King Charles II is looking very pleased with himself, as well he might. He sits in a clamshell, atop a pile of mythological and allegorical characters, restored to the throne that was taken from his father, a fleet of vessels patrolling the seas behind him. Here, he embodies Britannia, ruling the waves, master of all he surveys. This painting, The Sea Triumph of Charles II, sets the tone for an exhibition coming to Tate Britain in February 2020, which will explore an over-looked era in British art history.
The era in question was one of opulence and illusion, power and pretence, a time known as the Baroque, although a huge amount of variety is contained under this single label. The Baroque aesthetic was tightly bound to competing religious and political forces, all jostling for power, but is associated, first and foremost, with the Counter Reformation. It spanned art, music, architecture and fashion, sweeping Europe up in swathes of velvet and silk.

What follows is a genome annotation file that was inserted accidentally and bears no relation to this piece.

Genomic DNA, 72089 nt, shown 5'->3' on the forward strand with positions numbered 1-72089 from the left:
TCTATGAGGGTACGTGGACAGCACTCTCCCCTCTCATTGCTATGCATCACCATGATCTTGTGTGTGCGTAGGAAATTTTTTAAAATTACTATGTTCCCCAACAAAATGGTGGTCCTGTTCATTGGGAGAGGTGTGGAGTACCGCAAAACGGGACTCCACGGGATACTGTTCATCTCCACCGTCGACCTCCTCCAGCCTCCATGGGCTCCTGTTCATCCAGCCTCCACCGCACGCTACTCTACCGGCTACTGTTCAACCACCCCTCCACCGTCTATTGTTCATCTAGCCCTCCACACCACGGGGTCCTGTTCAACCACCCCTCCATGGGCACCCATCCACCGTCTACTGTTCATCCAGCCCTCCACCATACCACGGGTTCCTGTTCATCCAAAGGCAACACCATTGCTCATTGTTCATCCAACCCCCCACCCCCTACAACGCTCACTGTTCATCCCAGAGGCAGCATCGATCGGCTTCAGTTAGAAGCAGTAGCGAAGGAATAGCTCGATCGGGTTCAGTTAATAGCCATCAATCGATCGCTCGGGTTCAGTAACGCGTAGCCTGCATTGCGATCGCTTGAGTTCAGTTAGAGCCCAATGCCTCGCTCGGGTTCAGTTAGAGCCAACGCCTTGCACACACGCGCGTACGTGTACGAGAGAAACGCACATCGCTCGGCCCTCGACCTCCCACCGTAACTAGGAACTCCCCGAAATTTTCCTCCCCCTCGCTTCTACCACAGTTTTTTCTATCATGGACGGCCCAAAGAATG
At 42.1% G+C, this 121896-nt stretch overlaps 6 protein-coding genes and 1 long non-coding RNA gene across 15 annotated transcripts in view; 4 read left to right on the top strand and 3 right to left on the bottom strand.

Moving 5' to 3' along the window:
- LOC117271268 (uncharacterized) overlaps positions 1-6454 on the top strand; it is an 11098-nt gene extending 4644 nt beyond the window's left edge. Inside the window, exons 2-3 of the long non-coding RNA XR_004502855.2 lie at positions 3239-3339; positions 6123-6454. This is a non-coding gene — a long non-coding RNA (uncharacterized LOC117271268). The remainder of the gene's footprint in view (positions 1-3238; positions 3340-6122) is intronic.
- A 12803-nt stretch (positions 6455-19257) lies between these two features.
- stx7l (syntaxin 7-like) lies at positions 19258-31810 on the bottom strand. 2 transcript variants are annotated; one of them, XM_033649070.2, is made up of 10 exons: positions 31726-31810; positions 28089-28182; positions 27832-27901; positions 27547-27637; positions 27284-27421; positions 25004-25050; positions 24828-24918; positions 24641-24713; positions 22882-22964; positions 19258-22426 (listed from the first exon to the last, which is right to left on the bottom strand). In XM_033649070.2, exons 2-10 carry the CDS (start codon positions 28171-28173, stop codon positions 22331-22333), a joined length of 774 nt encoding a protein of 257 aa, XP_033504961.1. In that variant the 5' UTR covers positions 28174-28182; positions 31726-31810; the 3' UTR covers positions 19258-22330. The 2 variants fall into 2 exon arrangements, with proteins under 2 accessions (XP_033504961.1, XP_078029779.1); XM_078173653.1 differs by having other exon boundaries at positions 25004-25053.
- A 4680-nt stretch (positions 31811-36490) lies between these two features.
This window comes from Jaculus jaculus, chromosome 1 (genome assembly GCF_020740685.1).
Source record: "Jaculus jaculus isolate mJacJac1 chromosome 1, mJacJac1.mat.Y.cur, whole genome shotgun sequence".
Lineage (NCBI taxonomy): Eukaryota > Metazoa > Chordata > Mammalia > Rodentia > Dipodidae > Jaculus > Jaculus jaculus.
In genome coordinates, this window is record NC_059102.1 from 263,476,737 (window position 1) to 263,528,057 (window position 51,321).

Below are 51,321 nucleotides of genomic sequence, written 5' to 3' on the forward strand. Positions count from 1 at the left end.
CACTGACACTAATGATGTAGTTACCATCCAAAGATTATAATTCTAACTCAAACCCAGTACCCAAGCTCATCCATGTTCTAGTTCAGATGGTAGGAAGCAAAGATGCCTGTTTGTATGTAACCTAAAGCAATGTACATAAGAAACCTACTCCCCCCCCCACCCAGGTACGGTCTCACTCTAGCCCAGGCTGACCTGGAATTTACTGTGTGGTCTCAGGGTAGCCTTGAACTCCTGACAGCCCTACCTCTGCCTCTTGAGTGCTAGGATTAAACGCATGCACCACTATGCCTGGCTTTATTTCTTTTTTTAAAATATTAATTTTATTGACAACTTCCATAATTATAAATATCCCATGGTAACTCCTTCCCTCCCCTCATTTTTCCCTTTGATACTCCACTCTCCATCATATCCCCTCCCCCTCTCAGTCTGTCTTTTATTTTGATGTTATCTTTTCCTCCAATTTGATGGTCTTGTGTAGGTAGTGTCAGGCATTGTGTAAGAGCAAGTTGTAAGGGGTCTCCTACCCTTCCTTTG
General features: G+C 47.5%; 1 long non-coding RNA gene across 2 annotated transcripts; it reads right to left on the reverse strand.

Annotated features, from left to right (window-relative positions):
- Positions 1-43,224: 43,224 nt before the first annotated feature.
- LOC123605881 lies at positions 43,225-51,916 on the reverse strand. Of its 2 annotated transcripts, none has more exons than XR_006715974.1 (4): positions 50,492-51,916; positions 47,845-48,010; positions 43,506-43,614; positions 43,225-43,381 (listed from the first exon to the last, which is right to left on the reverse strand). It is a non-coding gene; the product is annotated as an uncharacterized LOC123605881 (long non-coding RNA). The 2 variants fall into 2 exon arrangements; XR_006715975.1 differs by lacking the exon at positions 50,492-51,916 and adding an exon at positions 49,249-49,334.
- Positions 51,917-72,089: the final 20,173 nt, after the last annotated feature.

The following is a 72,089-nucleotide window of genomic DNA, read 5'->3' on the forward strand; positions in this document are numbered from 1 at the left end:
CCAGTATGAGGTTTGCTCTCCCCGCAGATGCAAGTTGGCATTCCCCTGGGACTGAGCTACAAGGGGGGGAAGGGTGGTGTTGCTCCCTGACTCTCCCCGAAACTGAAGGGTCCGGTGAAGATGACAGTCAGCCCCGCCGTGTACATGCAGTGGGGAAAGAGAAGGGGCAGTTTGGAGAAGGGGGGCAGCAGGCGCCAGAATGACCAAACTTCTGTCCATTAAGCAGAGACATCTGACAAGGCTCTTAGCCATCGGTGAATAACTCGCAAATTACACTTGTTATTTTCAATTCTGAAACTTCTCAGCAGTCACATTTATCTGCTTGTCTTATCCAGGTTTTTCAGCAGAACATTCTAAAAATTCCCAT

Peter Lely, Barbara Palmer, Duchess of Cleveland with her son, as the Virgin and Child (c.1664.) National Portrait Gallery
For the British it heralded the restoration of the monarchy in 1660, providing the perfect foil to the austerity of the Cromwell years. The exhibition will take this moment as its starting point, and finish with the death of the ill-fated Queen Anne in 1714. This is the age of the diarist Samuel Pepys and architect Christopher Wren, an age of monumental architecture and lavish gardens, an age tightly bound to, but also distinct from the fashions of Europe. This, in short, is a very British Baroque.
|What||British Baroque: Power and Illusion, Tate Britain|
|Where||Tate Britain, Millbank, London, SW1P 4RG | MAP|
|Nearest tube||Pimlico (underground)|
05 Feb 20 – 19 Apr 20, 10am–6pm daily
|Website||Click here for more information|